DIY planet-friendly and cheap cleaning products

DIY cleaning products are gaining in popularity as we all start to question the chemicals going in, on and around our bodies. There’s also a big movement away from plastics and packaging which are having a huge impact on the environment. Air and water are two of the planet’s best cleaning products. A third is even more effective – know-how – and lucky for you, we’ve got that available right here.

Adding ingredients like bicarb soda, borax, soap, salt or white vinegar to the basics of air and water creates a smorgasbord of offerings to clean a home in a planet-friendly, affordable manner. Adding a rag, a bucket and recyclable spray bottle to your home cleaning products list will give you an arsenal of cheap and effective cleaning tools, all for less than the price of a bulk pack of regular laundry powder. Plus the bonus feel-good-factor of knowing you’re lessening your footprint on the environment.

Now I may need to mention a little thing called elbow grease. As lovely as home-made cleaning concoctions are, I cannot lie. As the laziest housekeeper God ever put Mr Sheen into, these clean, green home-made cleaning remedies can require longer scrubbing action or soaking time than traditional cleaning products. And they may not bubble and froth or smell as fancy as those store-bought cleansers.

But don’t let that put you off. Many of these ingredients are much cheaper and safer than traditional cleaning products. And, as Ecospecifier founder David Baggs points out, there’s no point in creating a green home unless you KEEP it green by cleaning with non-toxic ingredients.

Wonderful Water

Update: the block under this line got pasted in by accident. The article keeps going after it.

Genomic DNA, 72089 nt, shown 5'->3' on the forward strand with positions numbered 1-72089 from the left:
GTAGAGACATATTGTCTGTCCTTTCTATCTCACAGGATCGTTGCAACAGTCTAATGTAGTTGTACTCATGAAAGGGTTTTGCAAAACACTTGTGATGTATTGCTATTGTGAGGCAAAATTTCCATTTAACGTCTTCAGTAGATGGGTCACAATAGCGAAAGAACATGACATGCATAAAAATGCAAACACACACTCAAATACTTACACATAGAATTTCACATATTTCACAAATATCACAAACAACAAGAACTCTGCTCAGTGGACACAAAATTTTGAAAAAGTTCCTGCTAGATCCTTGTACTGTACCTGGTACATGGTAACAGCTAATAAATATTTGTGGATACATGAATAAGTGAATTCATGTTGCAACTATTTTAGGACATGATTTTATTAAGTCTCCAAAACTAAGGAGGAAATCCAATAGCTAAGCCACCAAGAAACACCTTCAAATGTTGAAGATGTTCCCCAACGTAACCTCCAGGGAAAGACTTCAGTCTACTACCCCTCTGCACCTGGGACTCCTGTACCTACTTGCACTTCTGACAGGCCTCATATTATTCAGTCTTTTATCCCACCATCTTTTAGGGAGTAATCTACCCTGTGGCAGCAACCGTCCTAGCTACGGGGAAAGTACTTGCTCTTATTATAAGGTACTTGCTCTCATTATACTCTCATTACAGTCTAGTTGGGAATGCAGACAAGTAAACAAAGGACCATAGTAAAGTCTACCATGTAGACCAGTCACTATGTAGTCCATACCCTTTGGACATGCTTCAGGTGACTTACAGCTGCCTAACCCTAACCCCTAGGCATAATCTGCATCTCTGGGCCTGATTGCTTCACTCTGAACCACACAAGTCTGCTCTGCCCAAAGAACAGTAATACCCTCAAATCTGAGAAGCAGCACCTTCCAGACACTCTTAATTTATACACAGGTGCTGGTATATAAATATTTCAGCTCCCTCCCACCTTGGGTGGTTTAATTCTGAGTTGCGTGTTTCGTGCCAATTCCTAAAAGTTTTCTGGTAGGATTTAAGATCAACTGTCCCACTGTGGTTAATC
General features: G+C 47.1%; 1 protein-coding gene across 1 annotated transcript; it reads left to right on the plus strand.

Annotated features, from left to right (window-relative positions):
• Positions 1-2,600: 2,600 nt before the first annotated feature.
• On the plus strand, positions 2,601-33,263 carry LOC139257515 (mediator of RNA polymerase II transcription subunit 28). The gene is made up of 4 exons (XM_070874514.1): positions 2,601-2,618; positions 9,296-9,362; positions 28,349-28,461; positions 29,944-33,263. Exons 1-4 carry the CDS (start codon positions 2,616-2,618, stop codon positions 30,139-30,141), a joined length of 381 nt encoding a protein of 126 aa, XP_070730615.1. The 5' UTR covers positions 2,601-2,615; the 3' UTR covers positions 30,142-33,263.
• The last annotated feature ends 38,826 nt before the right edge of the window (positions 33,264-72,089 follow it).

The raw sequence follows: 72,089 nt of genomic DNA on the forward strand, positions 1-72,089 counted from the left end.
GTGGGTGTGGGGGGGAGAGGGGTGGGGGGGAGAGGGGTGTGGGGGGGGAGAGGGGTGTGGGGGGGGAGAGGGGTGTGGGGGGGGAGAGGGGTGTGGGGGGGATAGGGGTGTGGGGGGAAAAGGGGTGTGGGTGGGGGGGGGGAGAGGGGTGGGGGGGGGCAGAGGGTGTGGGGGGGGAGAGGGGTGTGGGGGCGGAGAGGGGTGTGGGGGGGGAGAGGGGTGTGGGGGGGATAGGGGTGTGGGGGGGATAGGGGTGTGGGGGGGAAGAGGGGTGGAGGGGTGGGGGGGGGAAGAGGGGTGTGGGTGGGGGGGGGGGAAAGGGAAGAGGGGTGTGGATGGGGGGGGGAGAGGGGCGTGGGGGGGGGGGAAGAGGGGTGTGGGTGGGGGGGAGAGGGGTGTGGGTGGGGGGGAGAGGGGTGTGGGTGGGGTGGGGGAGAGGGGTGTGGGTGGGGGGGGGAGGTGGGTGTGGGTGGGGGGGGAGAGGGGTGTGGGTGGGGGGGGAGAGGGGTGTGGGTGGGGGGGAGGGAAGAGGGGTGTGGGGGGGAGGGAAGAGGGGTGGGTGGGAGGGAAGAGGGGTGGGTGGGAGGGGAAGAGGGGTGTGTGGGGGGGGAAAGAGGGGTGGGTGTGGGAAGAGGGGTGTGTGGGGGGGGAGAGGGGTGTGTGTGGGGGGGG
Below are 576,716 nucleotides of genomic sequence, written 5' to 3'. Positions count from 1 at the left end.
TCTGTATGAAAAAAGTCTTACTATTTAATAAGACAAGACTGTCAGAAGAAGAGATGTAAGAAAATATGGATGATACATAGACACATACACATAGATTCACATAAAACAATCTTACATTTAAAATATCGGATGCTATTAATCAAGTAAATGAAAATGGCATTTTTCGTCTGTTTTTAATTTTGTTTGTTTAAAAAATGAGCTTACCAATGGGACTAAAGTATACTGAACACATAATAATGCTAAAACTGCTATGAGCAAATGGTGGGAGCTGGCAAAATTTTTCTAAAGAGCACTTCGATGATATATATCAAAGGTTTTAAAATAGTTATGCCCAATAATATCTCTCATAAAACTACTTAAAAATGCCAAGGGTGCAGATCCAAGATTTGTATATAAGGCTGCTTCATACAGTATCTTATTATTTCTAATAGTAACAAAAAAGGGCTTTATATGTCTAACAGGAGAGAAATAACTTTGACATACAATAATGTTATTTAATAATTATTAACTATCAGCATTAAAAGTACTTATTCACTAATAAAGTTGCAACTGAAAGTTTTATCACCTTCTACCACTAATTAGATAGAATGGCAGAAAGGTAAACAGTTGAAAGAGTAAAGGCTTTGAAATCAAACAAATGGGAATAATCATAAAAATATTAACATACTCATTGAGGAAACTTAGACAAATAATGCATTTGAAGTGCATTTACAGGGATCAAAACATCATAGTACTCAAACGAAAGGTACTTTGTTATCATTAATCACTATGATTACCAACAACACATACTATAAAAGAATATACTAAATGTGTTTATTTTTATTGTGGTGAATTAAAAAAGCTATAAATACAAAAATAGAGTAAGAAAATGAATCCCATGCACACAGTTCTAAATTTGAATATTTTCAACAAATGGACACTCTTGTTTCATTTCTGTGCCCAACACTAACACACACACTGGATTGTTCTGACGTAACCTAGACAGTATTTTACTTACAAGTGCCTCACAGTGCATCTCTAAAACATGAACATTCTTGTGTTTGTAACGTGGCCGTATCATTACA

Water doesn’t sound terribly potent as a cleaning product, and indeed it can leave lime scale or spot marks, but its extremely powerful at removing dirt and grease. Adding a little heat to the water will give it even more grime-removing oomph. Adding a flake or two of soap (organic plant-based soaps are the most biodegradable option) will make it work even harder. Hot soapy water is one of the best cleansers around. It will clean benchtops, wash dishes and clean people.

Hot soapy water is a more powerful cleaner than warm or cold water, as the heat activates the alkaline soap into lifting dirt more effectively from the surface. Wiping the surface dry and clean is as important as the washing and wetting process. Wiping a bench with an old rag (recycled bath towels or old cloth nappies are perfect) will clean the surface more thoroughly than spraying it in a cleaning chemical that is simply left on the surface. Soap, especially plant-based soaps, can leave a film of dirt behind if you don’t polish the surface dry.

Water is made even more powerful when it’s turned into steam. If you’re lucky enough to own a steam cleaner, this will disinfect floors and bathrooms beautifully. And to make sure dish cloths stay hygienic without using chlorine bleach, simply wet them and put them in the microwave for two minutes where the steam will kill most bacteria.

We all know the wonders of fresh air, but most of us forget how important it is at keeping rooms, especially bathrooms, clean. Mould and bacteria thrive only in moist environments, so the best way to prevent them is to have plenty of air circulating. Airing the house regularly is important for deodorising and making sure the air inside the home – which the CSIRO has found can be more polluted than the air outside a home – is regularly exchanged and freshened. Even just a few minutes a day can noticeably improve your indoor air quality, no matter what season it is.

Air-drying brushes, cleaning rags and clothes is a great way to maintain your cleaning tools for maximum hygiene. You can comb brushes free of debris and then leave them to dry outside in the sunshine (where the UV rays add that little bit of extra germ-killing power) and simply throw cleaning rags in the washing machine and then hang them on the clothes line to dry.

The harder stuff